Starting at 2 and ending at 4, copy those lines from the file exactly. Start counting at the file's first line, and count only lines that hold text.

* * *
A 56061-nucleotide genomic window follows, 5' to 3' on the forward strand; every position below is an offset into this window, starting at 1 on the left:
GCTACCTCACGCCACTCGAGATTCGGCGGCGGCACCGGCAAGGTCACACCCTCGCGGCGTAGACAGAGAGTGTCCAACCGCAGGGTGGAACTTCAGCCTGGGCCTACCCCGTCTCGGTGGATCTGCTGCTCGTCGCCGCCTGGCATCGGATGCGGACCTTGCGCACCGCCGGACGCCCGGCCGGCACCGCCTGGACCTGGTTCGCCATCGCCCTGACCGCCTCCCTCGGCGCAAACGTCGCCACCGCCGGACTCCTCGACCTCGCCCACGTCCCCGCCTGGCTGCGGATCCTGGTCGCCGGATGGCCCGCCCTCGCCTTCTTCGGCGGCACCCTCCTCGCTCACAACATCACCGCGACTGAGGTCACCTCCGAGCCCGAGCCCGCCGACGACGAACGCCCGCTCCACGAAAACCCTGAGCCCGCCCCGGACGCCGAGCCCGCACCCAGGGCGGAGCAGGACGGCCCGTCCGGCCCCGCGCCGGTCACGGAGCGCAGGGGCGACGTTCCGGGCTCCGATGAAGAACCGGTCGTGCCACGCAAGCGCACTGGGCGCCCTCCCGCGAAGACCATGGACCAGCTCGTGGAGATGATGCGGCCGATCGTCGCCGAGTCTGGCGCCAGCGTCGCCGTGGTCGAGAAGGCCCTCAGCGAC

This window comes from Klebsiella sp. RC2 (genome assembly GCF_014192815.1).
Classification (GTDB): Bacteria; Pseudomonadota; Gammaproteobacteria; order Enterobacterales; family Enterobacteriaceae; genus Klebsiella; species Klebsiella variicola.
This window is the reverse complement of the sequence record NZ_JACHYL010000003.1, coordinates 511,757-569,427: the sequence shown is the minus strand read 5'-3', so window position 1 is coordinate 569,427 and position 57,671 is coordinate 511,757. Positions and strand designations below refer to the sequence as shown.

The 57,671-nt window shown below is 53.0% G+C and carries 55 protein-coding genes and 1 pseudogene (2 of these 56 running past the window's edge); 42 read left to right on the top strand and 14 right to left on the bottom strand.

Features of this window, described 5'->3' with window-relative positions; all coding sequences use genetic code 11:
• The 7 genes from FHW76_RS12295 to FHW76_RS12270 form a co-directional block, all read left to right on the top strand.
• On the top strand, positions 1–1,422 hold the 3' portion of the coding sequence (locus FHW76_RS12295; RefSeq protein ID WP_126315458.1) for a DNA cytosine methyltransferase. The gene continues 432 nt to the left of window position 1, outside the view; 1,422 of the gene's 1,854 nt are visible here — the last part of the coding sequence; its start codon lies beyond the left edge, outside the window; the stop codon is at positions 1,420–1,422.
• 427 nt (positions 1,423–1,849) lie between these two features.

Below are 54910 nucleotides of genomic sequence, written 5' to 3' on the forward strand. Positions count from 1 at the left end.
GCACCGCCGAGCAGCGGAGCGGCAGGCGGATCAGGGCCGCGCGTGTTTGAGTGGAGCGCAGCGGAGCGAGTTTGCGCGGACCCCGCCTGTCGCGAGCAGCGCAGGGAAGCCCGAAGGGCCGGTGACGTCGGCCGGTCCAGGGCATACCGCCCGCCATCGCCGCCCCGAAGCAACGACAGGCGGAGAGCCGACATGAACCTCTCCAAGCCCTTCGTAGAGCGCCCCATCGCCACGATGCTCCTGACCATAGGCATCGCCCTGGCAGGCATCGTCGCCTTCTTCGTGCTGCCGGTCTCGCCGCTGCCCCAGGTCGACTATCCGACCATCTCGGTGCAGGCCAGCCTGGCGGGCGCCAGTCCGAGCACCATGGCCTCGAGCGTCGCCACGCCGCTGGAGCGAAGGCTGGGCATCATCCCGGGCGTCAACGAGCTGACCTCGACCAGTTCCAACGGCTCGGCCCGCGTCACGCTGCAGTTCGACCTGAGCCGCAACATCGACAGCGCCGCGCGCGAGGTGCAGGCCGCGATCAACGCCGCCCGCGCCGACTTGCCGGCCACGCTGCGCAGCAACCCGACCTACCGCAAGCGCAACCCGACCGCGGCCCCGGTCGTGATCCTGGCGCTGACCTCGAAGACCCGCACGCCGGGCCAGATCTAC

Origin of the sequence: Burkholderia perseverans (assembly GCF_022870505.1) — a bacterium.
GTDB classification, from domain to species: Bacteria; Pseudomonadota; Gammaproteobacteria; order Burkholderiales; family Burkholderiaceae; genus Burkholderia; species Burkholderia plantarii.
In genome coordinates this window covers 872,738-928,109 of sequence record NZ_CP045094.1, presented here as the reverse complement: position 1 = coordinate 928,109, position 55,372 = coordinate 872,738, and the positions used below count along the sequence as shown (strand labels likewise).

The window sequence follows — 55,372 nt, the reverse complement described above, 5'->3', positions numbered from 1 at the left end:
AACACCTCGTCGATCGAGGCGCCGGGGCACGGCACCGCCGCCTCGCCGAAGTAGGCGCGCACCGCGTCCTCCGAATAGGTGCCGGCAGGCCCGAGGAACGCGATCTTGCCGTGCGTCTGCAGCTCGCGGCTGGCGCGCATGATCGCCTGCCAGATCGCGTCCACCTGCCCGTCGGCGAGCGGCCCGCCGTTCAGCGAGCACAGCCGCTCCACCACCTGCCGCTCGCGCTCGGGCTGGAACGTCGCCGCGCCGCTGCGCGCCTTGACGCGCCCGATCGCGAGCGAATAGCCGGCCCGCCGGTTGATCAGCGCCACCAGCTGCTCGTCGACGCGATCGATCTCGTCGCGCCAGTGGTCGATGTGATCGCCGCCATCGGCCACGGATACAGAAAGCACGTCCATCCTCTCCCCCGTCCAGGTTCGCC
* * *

GCTACCTCACGCCACTCGAGATTCGGCGGCGGCACCGGCAAGGTCACACCCTCGCGGCGTAGACAGAGAGTGTCCAACCGCAGGGTGGAACTTCAGCCTGGGCCTACCCCGTCTCGGTGGATCTGCTGCTCGTCGCCGCCTGGCATCGGATGCGGACCTTGCGCACCGCCGGACGCCCGGCCGGCACCGCCTGGACCTGGTTCGCCATCGCCCTGACCGCCTCCCTCGGCGCAAACGTCGCCACCGCCGGACTCCTCGACCTCGCCCACGTCCCCGCCTGGCTGCGGATCCTGGTCGCCGGATGGCCCGCCCTCGCCTTCTTCGGCGGCACCCTCCTCGCTCACAACATCACCGCGACTGAGGTCACCTCCGAGCCCGAGCCCGCCGACGACGAACGCCCGCTCCACGAAAACCCTGAGCCCGCCCCGGACGCCGAGCCCGCACCCAGGGCGGAGCAGGACGGCCCGTCCGGCCCCGCGCCGGTCACGGAGCGCAGGGGCGACGTTCCGGGCTCCGATGAAGAACCGGTCGTGCCACGCAAGCGCACTGGGCGCCCTCCCGCGAAGACCATGGACCAGCTCGTGGAGATGATGCGGCCGATCGTCGCCGAGTCTGGCGCCAGCGTCGCCGTGGTCGAGAAGGCCCTCAGCGAC

This window comes from Klebsiella sp. RC2 (genome assembly GCF_014192815.1).
Classification (GTDB): Bacteria; Pseudomonadota; Gammaproteobacteria; order Enterobacterales; family Enterobacteriaceae; genus Klebsiella; species Klebsiella variicola.